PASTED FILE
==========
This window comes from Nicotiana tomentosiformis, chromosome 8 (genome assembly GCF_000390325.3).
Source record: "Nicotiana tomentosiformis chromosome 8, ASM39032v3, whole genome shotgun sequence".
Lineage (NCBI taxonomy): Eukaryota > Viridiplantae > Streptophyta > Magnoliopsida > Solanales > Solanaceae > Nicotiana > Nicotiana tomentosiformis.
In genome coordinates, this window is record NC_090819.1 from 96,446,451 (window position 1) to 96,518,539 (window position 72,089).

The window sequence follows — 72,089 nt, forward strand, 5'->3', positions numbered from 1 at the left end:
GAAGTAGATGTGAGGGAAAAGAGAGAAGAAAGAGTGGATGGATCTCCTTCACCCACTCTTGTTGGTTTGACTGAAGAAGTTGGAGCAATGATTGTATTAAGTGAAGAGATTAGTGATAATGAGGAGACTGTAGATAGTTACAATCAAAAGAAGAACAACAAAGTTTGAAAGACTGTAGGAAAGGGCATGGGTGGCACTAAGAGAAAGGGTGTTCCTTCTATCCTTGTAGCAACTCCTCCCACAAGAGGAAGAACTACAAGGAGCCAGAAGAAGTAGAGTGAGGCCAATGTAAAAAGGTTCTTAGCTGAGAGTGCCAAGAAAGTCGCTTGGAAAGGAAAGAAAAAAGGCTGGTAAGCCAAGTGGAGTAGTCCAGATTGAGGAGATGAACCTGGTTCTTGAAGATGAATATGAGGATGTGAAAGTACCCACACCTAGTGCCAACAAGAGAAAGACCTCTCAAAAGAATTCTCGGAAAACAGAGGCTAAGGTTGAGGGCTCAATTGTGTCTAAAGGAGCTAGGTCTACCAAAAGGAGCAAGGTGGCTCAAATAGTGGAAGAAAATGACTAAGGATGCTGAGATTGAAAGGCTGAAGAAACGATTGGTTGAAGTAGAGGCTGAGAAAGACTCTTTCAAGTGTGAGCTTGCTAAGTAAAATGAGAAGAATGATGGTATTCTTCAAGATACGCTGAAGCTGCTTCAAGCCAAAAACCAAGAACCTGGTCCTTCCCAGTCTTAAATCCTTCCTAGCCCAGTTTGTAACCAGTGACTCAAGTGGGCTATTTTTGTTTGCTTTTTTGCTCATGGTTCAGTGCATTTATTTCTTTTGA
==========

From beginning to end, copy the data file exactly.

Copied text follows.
This window comes from Nicotiana tomentosiformis, chromosome 8 (genome assembly GCF_000390325.3).
Source record: "Nicotiana tomentosiformis chromosome 8, ASM39032v3, whole genome shotgun sequence".
Lineage (NCBI taxonomy): Eukaryota > Viridiplantae > Streptophyta > Magnoliopsida > Solanales > Solanaceae > Nicotiana > Nicotiana tomentosiformis.
In genome coordinates, this window is record NC_090819.1 from 96,446,451 (window position 1) to 96,518,539 (window position 72,089).

The window sequence follows — 72,089 nt, forward strand, 5'->3', positions numbered from 1 at the left end:
GAAGTAGATGTGAGGGAAAAGAGAGAAGAAAGAGTGGATGGATCTCCTTCACCCACTCTTGTTGGTTTGACTGAAGAAGTTGGAGCAATGATTGTATTAAGTGAAGAGATTAGTGATAATGAGGAGACTGTAGATAGTTACAATCAAAAGAAGAACAACAAAGTTTGAAAGACTGTAGGAAAGGGCATGGGTGGCACTAAGAGAAAGGGTGTTCCTTCTATCCTTGTAGCAACTCCTCCCACAAGAGGAAGAACTACAAGGAGCCAGAAGAAGTAGAGTGAGGCCAATGTAAAAAGGTTCTTAGCTGAGAGTGCCAAGAAAGTCGCTTGGAAAGGAAAGAAAAAAGGCTGGTAAGCCAAGTGGAGTAGTCCAGATTGAGGAGATGAACCTGGTTCTTGAAGATGAATATGAGGATGTGAAAGTACCCACACCTAGTGCCAACAAGAGAAAGACCTCTCAAAAGAATTCTCGGAAAACAGAGGCTAAGGTTGAGGGCTCAATTGTGTCTAAAGGAGCTAGGTCTACCAAAAGGAGCAAGGTGGCTCAAATAGTGGAAGAAAATGACTAAGGATGCTGAGATTGAAAGGCTGAAGAAACGATTGGTTGAAGTAGAGGCTGAGAAAGACTCTTTCAAGTGTGAGCTTGCTAAGTAAAATGAGAAGAATGATGGTATTCTTCAAGATACGCTGAAGCTGCTTCAAGCCAAAAACCAAGAACCTGGTCCTTCCCAGTCTTAAATCCTTCCTAGCCCAGTTTGTAACCAGTGACTCAAGTGGGCTATTTTTGTTTGCTTTTTTGCTCATGGTTCAGTGCATTTATTTCTTTTGA